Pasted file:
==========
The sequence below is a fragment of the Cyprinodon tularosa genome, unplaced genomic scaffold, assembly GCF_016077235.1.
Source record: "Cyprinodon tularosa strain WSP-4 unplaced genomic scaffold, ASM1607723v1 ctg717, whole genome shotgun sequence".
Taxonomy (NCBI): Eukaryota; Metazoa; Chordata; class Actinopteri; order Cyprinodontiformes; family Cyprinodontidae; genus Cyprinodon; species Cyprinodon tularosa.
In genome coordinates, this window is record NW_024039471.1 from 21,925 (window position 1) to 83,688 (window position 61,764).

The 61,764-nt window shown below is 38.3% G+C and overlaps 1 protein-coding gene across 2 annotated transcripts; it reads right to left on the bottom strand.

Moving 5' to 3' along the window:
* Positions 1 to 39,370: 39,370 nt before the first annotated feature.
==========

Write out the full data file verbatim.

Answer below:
The sequence below is a fragment of the Cyprinodon tularosa genome, unplaced genomic scaffold, assembly GCF_016077235.1.
Source record: "Cyprinodon tularosa strain WSP-4 unplaced genomic scaffold, ASM1607723v1 ctg717, whole genome shotgun sequence".
Taxonomy (NCBI): Eukaryota; Metazoa; Chordata; class Actinopteri; order Cyprinodontiformes; family Cyprinodontidae; genus Cyprinodon; species Cyprinodon tularosa.
In genome coordinates, this window is record NW_024039471.1 from 21,925 (window position 1) to 83,688 (window position 61,764).

The 61,764-nt window shown below is 38.3% G+C and overlaps 1 protein-coding gene across 2 annotated transcripts; it reads right to left on the bottom strand.

Moving 5' to 3' along the window:
* Positions 1 to 39,370: 39,370 nt before the first annotated feature.